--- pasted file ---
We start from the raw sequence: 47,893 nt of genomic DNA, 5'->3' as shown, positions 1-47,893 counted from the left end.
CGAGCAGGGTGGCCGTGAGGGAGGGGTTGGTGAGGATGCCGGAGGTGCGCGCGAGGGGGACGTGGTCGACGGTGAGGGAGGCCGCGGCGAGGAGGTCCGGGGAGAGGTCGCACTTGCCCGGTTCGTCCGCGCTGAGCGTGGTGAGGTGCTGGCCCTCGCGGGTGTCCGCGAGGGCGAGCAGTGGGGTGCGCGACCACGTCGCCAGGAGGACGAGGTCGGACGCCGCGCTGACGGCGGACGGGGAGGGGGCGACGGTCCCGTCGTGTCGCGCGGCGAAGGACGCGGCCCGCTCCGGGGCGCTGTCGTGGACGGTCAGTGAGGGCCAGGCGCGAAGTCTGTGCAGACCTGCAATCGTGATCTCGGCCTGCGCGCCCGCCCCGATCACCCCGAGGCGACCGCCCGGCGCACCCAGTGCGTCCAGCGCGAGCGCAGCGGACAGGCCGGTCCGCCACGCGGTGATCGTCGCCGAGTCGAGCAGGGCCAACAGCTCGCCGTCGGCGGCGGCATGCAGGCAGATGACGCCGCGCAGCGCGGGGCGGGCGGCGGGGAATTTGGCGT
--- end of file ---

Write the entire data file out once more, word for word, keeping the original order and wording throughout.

We start from the raw sequence: 47,893 nt of genomic DNA, 5'->3' as shown, positions 1-47,893 counted from the left end.
CGAGCAGGGTGGCCGTGAGGGAGGGGTTGGTGAGGATGCCGGAGGTGCGCGCGAGGGGGACGTGGTCGACGGTGAGGGAGGCCGCGGCGAGGAGGTCCGGGGAGAGGTCGCACTTGCCCGGTTCGTCCGCGCTGAGCGTGGTGAGGTGCTGGCCCTCGCGGGTGTCCGCGAGGGCGAGCAGTGGGGTGCGCGACCACGTCGCCAGGAGGACGAGGTCGGACGCCGCGCTGACGGCGGACGGGGAGGGGGCGACGGTCCCGTCGTGTCGCGCGGCGAAGGACGCGGCCCGCTCCGGGGCGCTGTCGTGGACGGTCAGTGAGGGCCAGGCGCGAAGTCTGTGCAGACCTGCAATCGTGATCTCGGCCTGCGCGCCCGCCCCGATCACCCCGAGGCGACCGCCCGGCGCACCCAGTGCGTCCAGCGCGAGCGCAGCGGACAGGCCGGTCCGCCACGCGGTGATCGTCGCCGAGTCGAGCAGGGCCAACAGCTCGCCGTCGGCGGCGGCATGCAGGCAGATGACGCCGCGCAGCGCGGGGCGGGCGGCGGGGAATTTGGCGT